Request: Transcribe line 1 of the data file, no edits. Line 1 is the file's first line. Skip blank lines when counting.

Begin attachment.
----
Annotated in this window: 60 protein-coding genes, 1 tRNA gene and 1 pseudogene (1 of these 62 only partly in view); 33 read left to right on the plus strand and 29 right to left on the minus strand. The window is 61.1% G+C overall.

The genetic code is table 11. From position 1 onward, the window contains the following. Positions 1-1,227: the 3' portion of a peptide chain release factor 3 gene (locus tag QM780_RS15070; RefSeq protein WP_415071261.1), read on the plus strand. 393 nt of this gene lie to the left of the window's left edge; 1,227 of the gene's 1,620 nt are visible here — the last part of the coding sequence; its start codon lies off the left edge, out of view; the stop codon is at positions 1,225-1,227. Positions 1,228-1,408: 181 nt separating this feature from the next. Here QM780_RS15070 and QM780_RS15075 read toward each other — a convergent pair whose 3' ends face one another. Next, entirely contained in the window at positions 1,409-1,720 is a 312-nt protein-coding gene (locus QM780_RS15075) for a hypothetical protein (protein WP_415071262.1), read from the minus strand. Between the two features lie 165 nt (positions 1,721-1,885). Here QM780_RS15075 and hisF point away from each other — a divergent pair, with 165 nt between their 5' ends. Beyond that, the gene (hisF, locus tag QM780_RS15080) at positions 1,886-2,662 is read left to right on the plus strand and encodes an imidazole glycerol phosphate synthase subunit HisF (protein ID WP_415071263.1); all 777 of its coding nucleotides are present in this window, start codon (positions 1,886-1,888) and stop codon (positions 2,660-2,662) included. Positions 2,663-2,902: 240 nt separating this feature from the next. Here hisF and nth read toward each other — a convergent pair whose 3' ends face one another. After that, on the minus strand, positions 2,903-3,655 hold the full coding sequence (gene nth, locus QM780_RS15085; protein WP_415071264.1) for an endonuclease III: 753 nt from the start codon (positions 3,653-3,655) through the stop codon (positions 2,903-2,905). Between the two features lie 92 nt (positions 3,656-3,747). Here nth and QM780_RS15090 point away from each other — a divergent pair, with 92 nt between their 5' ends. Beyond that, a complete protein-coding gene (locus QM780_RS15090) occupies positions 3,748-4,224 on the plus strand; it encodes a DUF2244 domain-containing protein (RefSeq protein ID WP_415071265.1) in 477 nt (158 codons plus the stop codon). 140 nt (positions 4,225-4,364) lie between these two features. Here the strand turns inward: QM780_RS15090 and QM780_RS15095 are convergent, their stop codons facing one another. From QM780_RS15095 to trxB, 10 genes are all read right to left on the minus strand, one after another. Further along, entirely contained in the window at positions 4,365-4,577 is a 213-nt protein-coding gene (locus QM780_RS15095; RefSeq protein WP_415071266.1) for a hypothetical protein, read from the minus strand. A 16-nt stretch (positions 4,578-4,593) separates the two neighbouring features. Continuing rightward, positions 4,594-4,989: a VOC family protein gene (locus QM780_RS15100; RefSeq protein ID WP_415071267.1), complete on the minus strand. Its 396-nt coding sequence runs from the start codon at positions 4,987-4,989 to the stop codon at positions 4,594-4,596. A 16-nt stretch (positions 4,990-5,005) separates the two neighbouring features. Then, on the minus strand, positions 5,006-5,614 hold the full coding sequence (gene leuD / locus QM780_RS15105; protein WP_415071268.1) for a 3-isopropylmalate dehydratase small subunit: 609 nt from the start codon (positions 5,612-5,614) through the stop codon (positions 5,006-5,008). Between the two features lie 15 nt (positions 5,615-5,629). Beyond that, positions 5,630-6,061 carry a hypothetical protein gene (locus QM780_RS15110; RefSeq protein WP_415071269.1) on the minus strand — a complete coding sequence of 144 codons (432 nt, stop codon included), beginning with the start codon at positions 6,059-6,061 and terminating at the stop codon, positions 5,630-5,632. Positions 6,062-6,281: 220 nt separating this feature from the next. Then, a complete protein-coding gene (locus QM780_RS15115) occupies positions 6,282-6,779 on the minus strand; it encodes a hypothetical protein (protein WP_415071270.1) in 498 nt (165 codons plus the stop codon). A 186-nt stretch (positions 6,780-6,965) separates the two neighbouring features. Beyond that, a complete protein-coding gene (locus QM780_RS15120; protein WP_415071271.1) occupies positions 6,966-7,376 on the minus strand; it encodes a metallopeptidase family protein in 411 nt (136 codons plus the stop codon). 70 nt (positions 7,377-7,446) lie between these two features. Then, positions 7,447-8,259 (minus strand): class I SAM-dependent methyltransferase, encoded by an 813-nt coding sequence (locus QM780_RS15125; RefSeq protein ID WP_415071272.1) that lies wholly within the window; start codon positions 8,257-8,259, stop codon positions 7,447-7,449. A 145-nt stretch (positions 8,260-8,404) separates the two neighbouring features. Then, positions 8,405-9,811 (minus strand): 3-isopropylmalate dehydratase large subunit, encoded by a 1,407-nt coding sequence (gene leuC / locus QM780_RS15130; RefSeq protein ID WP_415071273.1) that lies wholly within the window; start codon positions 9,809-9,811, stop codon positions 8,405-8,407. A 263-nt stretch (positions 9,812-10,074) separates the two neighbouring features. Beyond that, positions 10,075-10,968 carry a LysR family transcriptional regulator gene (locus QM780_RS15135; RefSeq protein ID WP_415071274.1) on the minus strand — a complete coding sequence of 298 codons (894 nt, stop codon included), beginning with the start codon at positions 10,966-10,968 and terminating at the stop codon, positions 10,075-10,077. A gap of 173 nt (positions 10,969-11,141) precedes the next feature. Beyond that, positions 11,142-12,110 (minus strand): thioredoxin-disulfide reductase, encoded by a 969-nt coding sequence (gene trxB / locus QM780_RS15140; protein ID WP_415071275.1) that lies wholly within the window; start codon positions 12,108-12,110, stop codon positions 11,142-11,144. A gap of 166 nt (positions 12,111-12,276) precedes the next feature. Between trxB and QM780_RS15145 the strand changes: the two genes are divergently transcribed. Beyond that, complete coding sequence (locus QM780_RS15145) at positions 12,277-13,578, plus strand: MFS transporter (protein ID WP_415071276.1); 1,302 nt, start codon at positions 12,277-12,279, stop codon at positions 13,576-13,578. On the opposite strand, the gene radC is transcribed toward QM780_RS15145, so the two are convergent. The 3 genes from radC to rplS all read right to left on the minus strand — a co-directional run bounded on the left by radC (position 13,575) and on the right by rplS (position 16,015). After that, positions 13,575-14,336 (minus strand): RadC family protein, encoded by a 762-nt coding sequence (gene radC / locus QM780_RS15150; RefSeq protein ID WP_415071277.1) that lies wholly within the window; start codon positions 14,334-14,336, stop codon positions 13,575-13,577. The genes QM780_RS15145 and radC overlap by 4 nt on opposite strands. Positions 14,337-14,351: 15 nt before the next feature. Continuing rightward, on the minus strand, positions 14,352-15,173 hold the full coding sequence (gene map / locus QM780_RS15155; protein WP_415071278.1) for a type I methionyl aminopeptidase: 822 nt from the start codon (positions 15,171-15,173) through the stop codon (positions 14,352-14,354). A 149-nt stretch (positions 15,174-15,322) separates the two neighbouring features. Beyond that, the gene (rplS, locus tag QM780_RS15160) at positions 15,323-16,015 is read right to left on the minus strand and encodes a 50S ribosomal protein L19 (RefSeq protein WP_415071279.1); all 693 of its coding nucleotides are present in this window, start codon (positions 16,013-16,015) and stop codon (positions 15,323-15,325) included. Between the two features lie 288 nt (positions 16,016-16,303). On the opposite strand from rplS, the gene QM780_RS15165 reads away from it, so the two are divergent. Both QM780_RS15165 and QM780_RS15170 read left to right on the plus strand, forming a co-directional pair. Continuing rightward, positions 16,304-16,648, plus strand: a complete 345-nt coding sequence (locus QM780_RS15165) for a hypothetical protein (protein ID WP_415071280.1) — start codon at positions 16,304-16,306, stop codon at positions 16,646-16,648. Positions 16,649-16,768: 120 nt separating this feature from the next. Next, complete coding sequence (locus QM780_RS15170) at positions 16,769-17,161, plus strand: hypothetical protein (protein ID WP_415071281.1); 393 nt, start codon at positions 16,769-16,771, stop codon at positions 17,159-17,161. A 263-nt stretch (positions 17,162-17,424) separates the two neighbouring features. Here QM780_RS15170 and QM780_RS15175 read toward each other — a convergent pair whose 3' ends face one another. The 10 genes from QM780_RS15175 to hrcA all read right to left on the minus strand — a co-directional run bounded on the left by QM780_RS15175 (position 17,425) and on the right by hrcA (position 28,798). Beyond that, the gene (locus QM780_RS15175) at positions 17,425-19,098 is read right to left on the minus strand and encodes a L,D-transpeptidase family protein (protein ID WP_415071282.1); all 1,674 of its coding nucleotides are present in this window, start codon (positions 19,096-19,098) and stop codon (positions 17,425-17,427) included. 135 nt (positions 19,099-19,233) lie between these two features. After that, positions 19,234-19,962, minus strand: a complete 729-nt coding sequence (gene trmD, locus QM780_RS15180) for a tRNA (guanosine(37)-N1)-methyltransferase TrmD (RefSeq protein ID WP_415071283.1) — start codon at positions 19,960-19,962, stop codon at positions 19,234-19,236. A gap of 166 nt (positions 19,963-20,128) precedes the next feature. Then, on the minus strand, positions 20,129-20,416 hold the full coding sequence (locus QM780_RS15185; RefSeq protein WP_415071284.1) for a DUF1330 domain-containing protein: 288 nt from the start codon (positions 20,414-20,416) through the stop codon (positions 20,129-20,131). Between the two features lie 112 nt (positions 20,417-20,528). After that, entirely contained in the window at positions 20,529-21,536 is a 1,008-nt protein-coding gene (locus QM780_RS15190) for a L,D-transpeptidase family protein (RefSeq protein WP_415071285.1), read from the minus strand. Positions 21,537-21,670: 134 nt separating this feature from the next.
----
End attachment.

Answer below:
Annotated in this window: 60 protein-coding genes, 1 tRNA gene and 1 pseudogene (1 of these 62 only partly in view); 33 read left to right on the plus strand and 29 right to left on the minus strand. The window is 61.1% G+C overall.